To solve this issue we first took the “easy” route and simply set limits on the datastores –“No more than x tasks per datastore at a time” in one of the first v7 patches—but this solution was too difficult to manage…what if someone placed a new SQL server on a datastore, rendering your previously carefully planned limit too high? And if you set the limit too low and conservatively, you may not have enough time in your backup window to complete the backups. It became clear to us that manual limits just won’t cut it in highly dynamic virtual infrastructures.
So with v8, we are Introducing Backup I/O Control (patent-pending), a new capability in Veeam Backup & Replication v8. Backup I/O Control is a new, global setting that lets you set limits on how much latency is acceptable for any VMware or Hyper-V datastore. Think of it as a service-level agreement for your datastores.
The idea is pretty simple and comes in two parts. The first setting, “Stop assigning new tasks to datastore at:”, means that when the backup server is assigning a proxy for the virtual disk, it will now take latency (IOPS) into consideration. The backup job will wait for the datastore to become “not too busy” before starting the backup. The second setting, “Throttle I/O of existing tasks at:”, is for when a backup job is already running and latency becomes an issue due to an external load. For example, if a SQL maintenance process were to start running in a VM using the same datastore as the backup job, then the backup job will automatically throttle its read I/O from the corresponding datastore so that latency drops below the setting selected. The backup job might take a little bit longer in this case, but at least it won’t be affecting applications.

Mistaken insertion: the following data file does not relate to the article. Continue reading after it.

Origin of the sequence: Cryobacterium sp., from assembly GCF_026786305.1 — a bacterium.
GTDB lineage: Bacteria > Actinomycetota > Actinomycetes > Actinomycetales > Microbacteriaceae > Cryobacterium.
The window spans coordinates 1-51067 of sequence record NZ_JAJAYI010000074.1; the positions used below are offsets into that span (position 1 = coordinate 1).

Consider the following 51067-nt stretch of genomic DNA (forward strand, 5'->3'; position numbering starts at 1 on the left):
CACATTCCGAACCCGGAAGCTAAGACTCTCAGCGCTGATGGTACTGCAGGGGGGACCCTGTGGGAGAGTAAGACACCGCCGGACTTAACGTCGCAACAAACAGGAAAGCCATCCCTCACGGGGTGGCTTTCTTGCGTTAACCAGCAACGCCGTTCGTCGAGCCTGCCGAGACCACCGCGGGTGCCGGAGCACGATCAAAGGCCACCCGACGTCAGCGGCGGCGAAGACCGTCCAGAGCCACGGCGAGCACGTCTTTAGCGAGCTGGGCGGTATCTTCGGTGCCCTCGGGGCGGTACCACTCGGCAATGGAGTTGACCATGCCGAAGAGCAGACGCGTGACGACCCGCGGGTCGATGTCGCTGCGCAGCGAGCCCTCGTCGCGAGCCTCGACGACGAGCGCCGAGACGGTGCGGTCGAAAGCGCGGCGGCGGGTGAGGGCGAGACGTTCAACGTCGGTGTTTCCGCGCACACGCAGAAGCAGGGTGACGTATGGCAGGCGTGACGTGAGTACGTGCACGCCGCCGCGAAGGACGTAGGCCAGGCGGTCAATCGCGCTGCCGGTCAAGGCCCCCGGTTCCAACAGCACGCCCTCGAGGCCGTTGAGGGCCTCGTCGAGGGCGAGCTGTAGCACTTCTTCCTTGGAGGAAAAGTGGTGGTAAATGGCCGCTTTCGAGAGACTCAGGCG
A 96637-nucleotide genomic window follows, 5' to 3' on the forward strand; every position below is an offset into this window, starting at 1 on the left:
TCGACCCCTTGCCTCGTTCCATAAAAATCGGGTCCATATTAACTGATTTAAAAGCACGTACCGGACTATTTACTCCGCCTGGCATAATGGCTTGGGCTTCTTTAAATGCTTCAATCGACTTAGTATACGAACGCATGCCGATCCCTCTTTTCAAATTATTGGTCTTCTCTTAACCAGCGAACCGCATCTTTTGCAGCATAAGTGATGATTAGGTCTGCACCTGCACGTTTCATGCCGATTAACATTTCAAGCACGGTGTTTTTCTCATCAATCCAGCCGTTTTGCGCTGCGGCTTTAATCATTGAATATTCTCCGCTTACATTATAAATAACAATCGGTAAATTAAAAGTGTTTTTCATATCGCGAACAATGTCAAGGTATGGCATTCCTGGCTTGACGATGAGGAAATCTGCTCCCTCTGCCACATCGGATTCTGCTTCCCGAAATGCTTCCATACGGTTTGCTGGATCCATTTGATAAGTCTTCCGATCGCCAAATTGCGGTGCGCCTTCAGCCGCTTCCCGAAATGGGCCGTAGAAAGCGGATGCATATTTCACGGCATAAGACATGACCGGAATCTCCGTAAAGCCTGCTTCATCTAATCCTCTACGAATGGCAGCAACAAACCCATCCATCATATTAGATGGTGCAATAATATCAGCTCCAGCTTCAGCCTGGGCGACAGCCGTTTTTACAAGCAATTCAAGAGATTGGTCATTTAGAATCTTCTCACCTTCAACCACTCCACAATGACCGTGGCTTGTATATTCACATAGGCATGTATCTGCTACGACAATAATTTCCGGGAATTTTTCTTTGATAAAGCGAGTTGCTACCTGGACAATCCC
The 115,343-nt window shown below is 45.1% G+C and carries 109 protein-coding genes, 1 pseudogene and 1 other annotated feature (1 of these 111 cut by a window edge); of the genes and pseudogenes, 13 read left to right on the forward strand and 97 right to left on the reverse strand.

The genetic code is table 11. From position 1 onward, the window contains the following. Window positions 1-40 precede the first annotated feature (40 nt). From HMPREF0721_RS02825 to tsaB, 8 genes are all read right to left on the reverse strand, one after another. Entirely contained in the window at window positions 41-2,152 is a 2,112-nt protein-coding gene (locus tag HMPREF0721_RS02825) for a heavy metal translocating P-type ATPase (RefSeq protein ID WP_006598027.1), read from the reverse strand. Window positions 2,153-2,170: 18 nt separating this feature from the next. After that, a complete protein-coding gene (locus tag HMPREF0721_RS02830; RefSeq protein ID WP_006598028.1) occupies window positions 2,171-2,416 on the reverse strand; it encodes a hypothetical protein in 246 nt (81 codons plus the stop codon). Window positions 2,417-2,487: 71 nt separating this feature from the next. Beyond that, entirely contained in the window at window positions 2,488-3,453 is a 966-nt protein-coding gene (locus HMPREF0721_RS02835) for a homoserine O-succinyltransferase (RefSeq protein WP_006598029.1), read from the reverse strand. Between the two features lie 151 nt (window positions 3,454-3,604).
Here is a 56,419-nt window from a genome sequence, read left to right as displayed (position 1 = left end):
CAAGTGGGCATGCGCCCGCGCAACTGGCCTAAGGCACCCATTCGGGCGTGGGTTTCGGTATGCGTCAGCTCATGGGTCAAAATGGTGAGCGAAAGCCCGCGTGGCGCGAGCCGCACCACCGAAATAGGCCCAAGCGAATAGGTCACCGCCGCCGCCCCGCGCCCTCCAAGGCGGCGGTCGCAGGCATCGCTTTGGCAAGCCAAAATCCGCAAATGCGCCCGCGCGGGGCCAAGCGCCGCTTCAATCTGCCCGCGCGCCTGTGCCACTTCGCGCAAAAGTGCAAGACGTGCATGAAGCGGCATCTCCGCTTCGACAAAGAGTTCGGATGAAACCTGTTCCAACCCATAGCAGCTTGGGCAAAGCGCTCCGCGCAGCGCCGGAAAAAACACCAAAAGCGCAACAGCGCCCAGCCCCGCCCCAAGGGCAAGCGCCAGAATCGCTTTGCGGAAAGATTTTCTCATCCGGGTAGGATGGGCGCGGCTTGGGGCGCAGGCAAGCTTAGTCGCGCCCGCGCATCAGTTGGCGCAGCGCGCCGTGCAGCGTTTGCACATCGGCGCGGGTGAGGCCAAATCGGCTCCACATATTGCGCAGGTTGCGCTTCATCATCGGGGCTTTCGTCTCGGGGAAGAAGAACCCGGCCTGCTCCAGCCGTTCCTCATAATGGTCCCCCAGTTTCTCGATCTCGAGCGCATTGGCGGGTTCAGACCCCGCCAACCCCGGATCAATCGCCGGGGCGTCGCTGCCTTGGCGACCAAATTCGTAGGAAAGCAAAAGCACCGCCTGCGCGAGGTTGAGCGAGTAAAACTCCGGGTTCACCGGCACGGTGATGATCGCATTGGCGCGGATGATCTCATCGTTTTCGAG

You can see an example of this setting in action in the graph below, where I/O control is turned on:
The green line in the graph is read latency and you can see that once Backup I/O Control is enabled, read latency drops below 20ms, and then goes out of hand again when it is disabled.
In Veeam Backup & Replication v8, Backup I/O Control is a global setting in our Enterprise Edition. For the default values, we have decided to go with slightly reduced thresholds, reflecting the Warning and Error levels that we normally see from our customers that use our monitoring solutions. These are fully customizable, however.
If you have our Enterprise+ Edition then you use Backup I/O Control to set the latency on a per-datastore basis, rather than a single global setting. This is especially useful if you have datastores that need a higher/lower setting based on workload or importance, for example higher latency is usually acceptable for test/dev workloads.
As always, here at Veeam we’re continuously responding to the needs of our customers, and the evolution of this feature is no exception. With the introduction of proxy servers and distributed processing in v6, and parallel processing in v7, we were able to more easily let our customers scale, and maximize backup processing along the way. Now, with the addition of Backup I/O Control in v8, we can let our customers better customize how much they maximize backup processing, allowing them the highest possible backup performance while minimizing the impact on production workloads – and better catering to the requirements of the always-on business.